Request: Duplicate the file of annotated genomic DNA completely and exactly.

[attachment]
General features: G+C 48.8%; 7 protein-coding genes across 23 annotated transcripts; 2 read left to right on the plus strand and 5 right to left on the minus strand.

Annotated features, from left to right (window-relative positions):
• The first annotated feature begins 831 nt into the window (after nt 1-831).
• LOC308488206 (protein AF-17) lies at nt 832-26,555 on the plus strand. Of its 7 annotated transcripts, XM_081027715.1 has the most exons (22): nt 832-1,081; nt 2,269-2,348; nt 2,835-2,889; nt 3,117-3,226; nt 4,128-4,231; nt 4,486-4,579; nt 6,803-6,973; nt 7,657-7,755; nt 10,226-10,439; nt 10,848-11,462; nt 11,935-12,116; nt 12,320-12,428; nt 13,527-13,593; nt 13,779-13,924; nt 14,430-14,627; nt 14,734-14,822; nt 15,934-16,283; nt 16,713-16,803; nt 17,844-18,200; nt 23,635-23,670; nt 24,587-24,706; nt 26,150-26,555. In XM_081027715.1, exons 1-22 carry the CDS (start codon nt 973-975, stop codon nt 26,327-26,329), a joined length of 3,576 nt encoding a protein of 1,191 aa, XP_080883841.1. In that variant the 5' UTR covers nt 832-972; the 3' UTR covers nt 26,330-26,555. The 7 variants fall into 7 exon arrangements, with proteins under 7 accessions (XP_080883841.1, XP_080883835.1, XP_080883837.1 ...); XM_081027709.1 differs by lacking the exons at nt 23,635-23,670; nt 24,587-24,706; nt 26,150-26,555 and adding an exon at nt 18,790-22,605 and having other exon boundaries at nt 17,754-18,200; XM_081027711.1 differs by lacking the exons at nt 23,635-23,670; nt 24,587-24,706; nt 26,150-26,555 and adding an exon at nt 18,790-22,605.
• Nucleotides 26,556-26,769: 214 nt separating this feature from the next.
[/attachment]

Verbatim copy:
General features: G+C 48.8%; 7 protein-coding genes across 23 annotated transcripts; 2 read left to right on the plus strand and 5 right to left on the minus strand.

Annotated features, from left to right (window-relative positions):
• The first annotated feature begins 831 nt into the window (after nt 1-831).
• LOC308488206 (protein AF-17) lies at nt 832-26,555 on the plus strand. Of its 7 annotated transcripts, XM_081027715.1 has the most exons (22): nt 832-1,081; nt 2,269-2,348; nt 2,835-2,889; nt 3,117-3,226; nt 4,128-4,231; nt 4,486-4,579; nt 6,803-6,973; nt 7,657-7,755; nt 10,226-10,439; nt 10,848-11,462; nt 11,935-12,116; nt 12,320-12,428; nt 13,527-13,593; nt 13,779-13,924; nt 14,430-14,627; nt 14,734-14,822; nt 15,934-16,283; nt 16,713-16,803; nt 17,844-18,200; nt 23,635-23,670; nt 24,587-24,706; nt 26,150-26,555. In XM_081027715.1, exons 1-22 carry the CDS (start codon nt 973-975, stop codon nt 26,327-26,329), a joined length of 3,576 nt encoding a protein of 1,191 aa, XP_080883841.1. In that variant the 5' UTR covers nt 832-972; the 3' UTR covers nt 26,330-26,555. The 7 variants fall into 7 exon arrangements, with proteins under 7 accessions (XP_080883841.1, XP_080883835.1, XP_080883837.1 ...); XM_081027709.1 differs by lacking the exons at nt 23,635-23,670; nt 24,587-24,706; nt 26,150-26,555 and adding an exon at nt 18,790-22,605 and having other exon boundaries at nt 17,754-18,200; XM_081027711.1 differs by lacking the exons at nt 23,635-23,670; nt 24,587-24,706; nt 26,150-26,555 and adding an exon at nt 18,790-22,605.
• Nucleotides 26,556-26,769: 214 nt separating this feature from the next.